Gender equality reforms slow, says World Bank
Legal reforms toward equal rights for women around the globe fell to the slowest pace in more than two decades last year, despite positive developments in sub-Saharan Africa, the World Bank said on March 2.
Just 34 reforms to improve women’s economic participation were made in the year to October 2022, down from a peak of 73 in 2008, the bank said in a statement, suggesting “legal fatigue” may have set in among countries looking to reach gender equality.
At the current pace, the bank calculated that it would take at least another half century to pass the more than 1,500 legal reforms needed to reach “substantial gender equality everywhere.”
“Denying equal rights to women across much of the world is not just unfair to women; it is a barrier to countries’ ability to promote green, resilient, and inclusive development,” said the World Bank’s chief economist, Indermit Gill.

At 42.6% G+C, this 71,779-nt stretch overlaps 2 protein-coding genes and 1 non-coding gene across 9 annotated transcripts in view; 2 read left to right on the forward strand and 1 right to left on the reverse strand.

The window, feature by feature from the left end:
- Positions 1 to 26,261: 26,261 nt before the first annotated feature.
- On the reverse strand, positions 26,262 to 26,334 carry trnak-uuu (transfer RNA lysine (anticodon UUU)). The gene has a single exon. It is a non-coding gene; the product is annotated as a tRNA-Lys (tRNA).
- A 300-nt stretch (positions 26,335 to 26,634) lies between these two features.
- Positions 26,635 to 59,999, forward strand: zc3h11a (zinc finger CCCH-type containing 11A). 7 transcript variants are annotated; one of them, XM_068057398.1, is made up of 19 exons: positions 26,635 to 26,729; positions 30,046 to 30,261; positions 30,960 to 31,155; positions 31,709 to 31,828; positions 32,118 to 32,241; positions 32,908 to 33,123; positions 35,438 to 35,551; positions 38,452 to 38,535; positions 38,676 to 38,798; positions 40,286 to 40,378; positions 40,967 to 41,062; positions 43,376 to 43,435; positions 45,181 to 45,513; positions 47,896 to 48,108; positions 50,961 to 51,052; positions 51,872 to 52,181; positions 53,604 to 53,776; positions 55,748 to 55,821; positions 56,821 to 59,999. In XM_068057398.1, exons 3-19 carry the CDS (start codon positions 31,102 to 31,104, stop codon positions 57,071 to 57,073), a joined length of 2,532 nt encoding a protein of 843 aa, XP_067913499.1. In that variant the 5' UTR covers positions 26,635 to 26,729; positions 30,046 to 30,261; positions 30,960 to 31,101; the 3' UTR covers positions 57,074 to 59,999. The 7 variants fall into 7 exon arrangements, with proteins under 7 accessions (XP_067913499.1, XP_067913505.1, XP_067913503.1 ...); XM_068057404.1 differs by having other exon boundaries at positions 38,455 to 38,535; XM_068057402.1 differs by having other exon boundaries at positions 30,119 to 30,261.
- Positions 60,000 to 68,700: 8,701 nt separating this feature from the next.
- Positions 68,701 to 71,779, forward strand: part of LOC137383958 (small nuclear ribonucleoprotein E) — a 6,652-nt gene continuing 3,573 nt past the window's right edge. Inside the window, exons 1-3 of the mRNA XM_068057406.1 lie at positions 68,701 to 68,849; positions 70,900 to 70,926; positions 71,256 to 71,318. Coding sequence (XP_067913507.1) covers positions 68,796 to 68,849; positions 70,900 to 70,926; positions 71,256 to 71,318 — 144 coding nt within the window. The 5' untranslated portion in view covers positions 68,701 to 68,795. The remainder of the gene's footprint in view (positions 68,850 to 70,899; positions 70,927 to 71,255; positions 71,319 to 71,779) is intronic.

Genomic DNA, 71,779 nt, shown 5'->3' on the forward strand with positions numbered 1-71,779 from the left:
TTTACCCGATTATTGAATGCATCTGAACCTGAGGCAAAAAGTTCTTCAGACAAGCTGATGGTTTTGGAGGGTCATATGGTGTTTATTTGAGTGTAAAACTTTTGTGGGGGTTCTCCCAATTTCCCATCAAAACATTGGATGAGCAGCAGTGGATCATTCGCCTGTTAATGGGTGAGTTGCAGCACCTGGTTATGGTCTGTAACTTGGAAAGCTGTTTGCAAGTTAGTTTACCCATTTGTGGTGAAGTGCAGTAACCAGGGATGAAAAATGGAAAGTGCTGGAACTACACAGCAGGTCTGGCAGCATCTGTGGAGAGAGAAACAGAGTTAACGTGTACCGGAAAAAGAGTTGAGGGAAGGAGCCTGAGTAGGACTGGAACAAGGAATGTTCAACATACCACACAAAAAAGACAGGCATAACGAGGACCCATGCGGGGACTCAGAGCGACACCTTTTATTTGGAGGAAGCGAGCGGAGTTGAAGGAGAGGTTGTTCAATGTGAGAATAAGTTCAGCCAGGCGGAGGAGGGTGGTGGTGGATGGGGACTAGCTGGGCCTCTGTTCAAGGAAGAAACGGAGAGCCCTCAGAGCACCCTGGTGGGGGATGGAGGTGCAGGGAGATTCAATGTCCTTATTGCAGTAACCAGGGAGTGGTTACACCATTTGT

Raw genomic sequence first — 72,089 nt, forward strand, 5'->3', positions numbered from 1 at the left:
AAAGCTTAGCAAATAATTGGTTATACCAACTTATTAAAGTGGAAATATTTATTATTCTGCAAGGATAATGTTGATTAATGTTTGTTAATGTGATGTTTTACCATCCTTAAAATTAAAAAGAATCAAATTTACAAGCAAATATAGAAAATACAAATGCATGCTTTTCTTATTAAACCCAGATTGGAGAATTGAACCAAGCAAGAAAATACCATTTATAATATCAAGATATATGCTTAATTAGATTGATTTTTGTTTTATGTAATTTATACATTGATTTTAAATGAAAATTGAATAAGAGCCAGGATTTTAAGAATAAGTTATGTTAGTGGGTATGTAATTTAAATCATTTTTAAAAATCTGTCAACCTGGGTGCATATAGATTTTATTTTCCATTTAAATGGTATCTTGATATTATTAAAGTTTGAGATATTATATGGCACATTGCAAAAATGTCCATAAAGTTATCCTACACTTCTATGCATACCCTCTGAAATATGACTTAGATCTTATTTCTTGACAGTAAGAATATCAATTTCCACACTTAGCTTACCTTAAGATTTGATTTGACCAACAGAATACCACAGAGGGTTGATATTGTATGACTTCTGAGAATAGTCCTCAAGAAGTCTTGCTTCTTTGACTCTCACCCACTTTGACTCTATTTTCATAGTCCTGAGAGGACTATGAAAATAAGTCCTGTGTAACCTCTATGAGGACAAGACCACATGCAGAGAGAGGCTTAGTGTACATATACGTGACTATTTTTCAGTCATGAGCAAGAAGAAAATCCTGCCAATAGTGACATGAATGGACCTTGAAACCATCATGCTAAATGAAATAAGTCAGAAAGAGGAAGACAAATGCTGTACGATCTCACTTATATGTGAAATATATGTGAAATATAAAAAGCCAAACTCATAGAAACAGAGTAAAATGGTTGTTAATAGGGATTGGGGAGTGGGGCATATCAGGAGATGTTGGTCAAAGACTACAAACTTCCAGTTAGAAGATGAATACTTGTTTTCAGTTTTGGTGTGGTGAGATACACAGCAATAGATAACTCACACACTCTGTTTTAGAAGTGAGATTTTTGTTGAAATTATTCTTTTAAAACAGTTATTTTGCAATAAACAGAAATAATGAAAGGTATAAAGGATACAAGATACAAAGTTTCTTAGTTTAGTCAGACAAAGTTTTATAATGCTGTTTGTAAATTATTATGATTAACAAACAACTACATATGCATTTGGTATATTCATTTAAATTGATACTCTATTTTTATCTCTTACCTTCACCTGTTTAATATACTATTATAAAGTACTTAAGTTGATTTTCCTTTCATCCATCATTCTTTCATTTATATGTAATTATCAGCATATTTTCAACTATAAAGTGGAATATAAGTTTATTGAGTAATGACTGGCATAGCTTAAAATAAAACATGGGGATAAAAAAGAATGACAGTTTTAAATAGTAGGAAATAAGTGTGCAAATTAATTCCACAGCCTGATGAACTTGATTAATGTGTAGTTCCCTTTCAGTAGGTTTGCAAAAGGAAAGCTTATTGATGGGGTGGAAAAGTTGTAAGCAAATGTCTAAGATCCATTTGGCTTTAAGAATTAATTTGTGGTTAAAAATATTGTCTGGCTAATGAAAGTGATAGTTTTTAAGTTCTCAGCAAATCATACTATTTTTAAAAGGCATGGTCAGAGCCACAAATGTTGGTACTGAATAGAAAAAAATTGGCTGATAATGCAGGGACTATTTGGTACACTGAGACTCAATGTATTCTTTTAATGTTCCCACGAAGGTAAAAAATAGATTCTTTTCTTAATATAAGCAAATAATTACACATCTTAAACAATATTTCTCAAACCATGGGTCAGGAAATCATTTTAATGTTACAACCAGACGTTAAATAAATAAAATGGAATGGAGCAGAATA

Although progress has slowed significantly in recent years, the bank has recorded a two-thirds improvement in its metric of gender equality reforms since 1970 -- and economies with historically large gaps have caught up to other countries since the turn of the century.
Last year also saw some positive developments in sub-Saharan Africa, where 18 legal changes were made to improve the rights of women in countries including Uganda, Ivory Coast and Congo-Brazzaville.